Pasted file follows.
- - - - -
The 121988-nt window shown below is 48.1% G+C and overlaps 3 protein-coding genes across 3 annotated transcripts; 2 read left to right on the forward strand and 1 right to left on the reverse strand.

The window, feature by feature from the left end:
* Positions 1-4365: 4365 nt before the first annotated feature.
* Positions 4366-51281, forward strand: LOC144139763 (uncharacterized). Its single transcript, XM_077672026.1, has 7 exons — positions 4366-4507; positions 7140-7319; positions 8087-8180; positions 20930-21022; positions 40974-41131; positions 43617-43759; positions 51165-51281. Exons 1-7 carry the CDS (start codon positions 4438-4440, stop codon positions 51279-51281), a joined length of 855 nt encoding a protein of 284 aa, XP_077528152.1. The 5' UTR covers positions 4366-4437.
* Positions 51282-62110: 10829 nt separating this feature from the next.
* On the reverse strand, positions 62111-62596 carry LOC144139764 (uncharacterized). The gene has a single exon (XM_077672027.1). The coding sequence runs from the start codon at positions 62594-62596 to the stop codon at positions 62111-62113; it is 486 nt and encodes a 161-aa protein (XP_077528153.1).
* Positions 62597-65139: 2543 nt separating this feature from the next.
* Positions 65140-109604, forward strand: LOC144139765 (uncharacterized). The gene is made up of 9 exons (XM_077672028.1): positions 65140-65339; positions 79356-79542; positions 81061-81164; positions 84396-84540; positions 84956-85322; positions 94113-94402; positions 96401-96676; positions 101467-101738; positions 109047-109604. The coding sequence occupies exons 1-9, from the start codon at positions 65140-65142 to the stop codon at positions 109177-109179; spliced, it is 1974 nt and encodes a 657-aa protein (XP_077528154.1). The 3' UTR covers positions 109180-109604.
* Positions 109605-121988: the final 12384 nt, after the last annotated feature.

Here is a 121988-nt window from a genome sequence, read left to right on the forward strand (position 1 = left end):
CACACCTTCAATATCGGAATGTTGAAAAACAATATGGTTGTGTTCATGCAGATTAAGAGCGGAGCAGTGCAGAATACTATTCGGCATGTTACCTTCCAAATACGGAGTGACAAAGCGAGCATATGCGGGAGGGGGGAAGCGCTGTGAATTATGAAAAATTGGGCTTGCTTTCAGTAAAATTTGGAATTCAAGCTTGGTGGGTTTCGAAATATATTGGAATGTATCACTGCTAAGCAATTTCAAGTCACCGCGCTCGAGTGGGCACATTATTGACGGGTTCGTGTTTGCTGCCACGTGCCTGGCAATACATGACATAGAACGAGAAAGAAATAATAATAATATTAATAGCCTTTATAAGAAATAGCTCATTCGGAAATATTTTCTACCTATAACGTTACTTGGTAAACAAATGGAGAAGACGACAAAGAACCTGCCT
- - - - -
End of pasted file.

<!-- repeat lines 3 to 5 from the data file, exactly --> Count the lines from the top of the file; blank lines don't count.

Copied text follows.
* Positions 1-4365: 4365 nt before the first annotated feature.
* Positions 4366-51281, forward strand: LOC144139763 (uncharacterized). Its single transcript, XM_077672026.1, has 7 exons — positions 4366-4507; positions 7140-7319; positions 8087-8180; positions 20930-21022; positions 40974-41131; positions 43617-43759; positions 51165-51281. Exons 1-7 carry the CDS (start codon positions 4438-4440, stop codon positions 51279-51281), a joined length of 855 nt encoding a protein of 284 aa, XP_077528152.1. The 5' UTR covers positions 4366-4437.
* Positions 51282-62110: 10829 nt separating this feature from the next.